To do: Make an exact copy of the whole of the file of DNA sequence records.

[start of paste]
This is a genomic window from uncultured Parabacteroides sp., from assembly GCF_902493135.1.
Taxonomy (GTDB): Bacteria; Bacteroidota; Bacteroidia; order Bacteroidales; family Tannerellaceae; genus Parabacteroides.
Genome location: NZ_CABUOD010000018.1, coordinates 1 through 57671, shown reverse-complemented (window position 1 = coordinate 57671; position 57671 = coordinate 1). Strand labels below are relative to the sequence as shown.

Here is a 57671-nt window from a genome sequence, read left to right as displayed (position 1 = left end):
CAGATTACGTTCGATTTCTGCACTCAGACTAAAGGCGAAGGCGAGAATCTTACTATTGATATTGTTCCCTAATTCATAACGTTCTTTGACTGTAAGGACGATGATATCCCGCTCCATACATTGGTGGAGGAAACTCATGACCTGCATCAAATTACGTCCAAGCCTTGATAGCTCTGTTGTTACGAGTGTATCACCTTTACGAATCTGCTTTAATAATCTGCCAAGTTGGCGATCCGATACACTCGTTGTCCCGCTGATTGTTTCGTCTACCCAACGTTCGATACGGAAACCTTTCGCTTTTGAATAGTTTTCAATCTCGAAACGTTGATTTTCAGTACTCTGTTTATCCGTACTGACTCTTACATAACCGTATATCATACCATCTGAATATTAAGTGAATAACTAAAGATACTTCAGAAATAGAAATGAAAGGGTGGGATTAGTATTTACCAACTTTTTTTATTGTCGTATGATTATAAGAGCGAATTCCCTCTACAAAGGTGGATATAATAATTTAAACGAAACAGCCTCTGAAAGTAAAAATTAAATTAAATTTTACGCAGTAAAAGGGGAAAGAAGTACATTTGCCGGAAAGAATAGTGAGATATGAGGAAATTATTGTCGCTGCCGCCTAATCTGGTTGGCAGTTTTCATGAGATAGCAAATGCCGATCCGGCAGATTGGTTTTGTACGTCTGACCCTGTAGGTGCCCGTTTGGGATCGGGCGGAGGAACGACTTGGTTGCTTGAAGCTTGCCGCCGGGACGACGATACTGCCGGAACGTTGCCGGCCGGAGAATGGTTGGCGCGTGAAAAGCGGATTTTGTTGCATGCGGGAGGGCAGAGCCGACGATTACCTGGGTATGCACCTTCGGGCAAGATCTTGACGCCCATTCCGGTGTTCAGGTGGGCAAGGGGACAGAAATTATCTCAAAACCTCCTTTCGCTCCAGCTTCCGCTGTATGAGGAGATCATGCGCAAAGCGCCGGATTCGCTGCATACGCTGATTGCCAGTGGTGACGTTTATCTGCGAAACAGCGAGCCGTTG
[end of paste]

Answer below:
This is a genomic window from uncultured Parabacteroides sp., from assembly GCF_902493135.1.
Taxonomy (GTDB): Bacteria; Bacteroidota; Bacteroidia; order Bacteroidales; family Tannerellaceae; genus Parabacteroides.
Genome location: NZ_CABUOD010000018.1, coordinates 1 through 57671, shown reverse-complemented (window position 1 = coordinate 57671; position 57671 = coordinate 1). Strand labels below are relative to the sequence as shown.

Here is a 57671-nt window from a genome sequence, read left to right as displayed (position 1 = left end):
CAGATTACGTTCGATTTCTGCACTCAGACTAAAGGCGAAGGCGAGAATCTTACTATTGATATTGTTCCCTAATTCATAACGTTCTTTGACTGTAAGGACGATGATATCCCGCTCCATACATTGGTGGAGGAAACTCATGACCTGCATCAAATTACGTCCAAGCCTTGATAGCTCTGTTGTTACGAGTGTATCACCTTTACGAATCTGCTTTAATAATCTGCCAAGTTGGCGATCCGATACACTCGTTGTCCCGCTGATTGTTTCGTCTACCCAACGTTCGATACGGAAACCTTTCGCTTTTGAATAGTTTTCAATCTCGAAACGTTGATTTTCAGTACTCTGTTTATCCGTACTGACTCTTACATAACCGTATATCATACCATCTGAATATTAAGTGAATAACTAAAGATACTTCAGAAATAGAAATGAAAGGGTGGGATTAGTATTTACCAACTTTTTTTATTGTCGTATGATTATAAGAGCGAATTCCCTCTACAAAGGTGGATATAATAATTTAAACGAAACAGCCTCTGAAAGTAAAAATTAAATTAAATTTTACGCAGTAAAAGGGGAAAGAAGTACATTTGCCGGAAAGAATAGTGAGATATGAGGAAATTATTGTCGCTGCCGCCTAATCTGGTTGGCAGTTTTCATGAGATAGCAAATGCCGATCCGGCAGATTGGTTTTGTACGTCTGACCCTGTAGGTGCCCGTTTGGGATCGGGCGGAGGAACGACTTGGTTGCTTGAAGCTTGCCGCCGGGACGACGATACTGCCGGAACGTTGCCGGCCGGAGAATGGTTGGCGCGTGAAAAGCGGATTTTGTTGCATGCGGGAGGGCAGAGCCGACGATTACCTGGGTATGCACCTTCGGGCAAGATCTTGACGCCCATTCCGGTGTTCAGGTGGGCAAGGGGACAGAAATTATCTCAAAACCTCCTTTCGCTCCAGCTTCCGCTGTATGAGGAGATCATGCGCAAAGCGCCGGATTCGCTGCATACGCTGATTGCCAGTGGTGACGTTTATCTGCGAAACAGCGAGCCGTTG